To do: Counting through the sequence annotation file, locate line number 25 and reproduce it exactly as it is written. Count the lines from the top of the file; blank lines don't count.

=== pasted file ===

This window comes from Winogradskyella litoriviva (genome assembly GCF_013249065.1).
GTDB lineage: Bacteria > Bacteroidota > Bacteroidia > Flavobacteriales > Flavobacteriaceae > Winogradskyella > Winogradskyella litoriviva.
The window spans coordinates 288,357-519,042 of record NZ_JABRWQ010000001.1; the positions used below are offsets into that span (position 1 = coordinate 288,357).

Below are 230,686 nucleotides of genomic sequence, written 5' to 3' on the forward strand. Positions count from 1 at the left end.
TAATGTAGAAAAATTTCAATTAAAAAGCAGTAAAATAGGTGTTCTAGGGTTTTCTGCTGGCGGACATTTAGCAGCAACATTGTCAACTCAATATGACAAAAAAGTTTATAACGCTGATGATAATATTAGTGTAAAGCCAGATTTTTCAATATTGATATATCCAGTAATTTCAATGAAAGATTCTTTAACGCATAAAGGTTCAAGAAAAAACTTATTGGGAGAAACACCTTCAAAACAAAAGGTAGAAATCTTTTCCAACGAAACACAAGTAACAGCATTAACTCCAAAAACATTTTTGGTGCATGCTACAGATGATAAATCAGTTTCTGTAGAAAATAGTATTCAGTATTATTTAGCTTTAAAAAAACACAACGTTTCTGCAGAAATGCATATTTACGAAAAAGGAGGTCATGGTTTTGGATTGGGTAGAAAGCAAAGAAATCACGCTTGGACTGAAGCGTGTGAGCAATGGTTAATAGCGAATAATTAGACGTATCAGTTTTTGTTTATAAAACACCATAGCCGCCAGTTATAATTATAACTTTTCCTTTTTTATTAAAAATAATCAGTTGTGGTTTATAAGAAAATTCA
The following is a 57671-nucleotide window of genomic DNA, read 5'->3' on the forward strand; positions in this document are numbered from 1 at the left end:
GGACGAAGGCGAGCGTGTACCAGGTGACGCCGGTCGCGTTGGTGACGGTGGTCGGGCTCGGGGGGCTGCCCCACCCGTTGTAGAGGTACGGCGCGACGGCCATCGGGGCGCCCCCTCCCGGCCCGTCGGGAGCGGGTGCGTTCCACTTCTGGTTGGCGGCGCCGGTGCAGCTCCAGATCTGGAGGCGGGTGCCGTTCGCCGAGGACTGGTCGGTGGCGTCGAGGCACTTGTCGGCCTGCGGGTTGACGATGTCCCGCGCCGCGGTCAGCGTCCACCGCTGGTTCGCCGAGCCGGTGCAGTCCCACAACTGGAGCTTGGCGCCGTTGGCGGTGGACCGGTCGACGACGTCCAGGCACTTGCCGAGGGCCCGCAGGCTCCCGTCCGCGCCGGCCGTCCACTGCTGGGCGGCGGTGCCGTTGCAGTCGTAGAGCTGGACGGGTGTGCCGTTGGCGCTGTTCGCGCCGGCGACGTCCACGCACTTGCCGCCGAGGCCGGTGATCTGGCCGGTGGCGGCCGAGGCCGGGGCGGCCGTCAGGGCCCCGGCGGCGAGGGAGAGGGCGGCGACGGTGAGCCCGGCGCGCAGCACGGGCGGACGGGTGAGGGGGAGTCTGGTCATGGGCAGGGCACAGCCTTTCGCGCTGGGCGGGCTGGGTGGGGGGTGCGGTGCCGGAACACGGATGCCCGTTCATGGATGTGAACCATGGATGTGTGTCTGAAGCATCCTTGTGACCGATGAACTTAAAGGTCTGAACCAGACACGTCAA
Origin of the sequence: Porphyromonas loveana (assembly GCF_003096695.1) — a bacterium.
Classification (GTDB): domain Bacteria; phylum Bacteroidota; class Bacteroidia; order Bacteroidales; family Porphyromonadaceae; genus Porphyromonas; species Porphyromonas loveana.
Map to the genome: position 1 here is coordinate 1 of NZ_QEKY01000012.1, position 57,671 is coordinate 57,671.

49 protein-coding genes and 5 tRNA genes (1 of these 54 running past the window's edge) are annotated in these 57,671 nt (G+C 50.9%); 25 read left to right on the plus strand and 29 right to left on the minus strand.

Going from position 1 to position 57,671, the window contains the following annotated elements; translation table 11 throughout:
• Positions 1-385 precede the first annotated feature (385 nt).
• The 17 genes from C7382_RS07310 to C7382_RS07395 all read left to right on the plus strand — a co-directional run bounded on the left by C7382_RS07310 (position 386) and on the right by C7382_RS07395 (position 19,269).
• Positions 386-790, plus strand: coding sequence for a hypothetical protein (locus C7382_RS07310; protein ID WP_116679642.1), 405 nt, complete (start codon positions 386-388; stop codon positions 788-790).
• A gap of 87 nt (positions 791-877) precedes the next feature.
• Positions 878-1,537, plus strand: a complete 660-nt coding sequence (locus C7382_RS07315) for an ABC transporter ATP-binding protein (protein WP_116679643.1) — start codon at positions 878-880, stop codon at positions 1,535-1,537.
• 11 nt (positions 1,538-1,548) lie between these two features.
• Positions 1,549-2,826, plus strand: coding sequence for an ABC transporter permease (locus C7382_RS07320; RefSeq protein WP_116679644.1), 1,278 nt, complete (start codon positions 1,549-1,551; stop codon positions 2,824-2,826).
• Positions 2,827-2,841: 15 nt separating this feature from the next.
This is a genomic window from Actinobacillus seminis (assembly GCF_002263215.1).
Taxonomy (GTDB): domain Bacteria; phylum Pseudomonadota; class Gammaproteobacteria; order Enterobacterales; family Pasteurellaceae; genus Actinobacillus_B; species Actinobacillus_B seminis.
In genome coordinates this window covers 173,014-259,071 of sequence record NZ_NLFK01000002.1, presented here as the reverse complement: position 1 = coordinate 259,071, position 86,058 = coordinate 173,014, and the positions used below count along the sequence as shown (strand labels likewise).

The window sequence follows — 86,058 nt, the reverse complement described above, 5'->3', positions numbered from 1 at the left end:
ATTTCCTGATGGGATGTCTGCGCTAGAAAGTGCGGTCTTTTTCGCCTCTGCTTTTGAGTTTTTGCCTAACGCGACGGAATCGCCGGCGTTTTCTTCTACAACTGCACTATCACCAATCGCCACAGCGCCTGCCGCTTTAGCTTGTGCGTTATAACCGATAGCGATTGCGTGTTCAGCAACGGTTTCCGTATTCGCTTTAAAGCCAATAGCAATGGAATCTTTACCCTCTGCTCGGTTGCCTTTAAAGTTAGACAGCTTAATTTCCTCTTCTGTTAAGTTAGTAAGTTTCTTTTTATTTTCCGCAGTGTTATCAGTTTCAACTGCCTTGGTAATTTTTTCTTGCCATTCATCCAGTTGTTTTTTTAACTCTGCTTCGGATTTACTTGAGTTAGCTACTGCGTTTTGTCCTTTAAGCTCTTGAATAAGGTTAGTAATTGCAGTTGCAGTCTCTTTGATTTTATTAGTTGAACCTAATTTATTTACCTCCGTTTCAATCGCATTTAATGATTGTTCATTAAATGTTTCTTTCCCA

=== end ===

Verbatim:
ATTTCCTGATGGGATGTCTGCGCTAGAAAGTGCGGTCTTTTTCGCCTCTGCTTTTGAGTTTTTGCCTAACGCGACGGAATCGCCGGCGTTTTCTTCTACAACTGCACTATCACCAATCGCCACAGCGCCTGCCGCTTTAGCTTGTGCGTTATAACCGATAGCGATTGCGTGTTCAGCAACGGTTTCCGTATTCGCTTTAAAGCCAATAGCAATGGAATCTTTACCCTCTGCTCGGTTGCCTTTAAAGTTAGACAGCTTAATTTCCTCTTCTGTTAAGTTAGTAAGTTTCTTTTTATTTTCCGCAGTGTTATCAGTTTCAACTGCCTTGGTAATTTTTTCTTGCCATTCATCCAGTTGTTTTTTTAACTCTGCTTCGGATTTACTTGAGTTAGCTACTGCGTTTTGTCCTTTAAGCTCTTGAATAAGGTTAGTAATTGCAGTTGCAGTCTCTTTGATTTTATTAGTTGAACCTAATTTATTTACCTCCGTTTCAATCGCATTTAATGATTGTTCATTAAATGTTTCTTTCCCA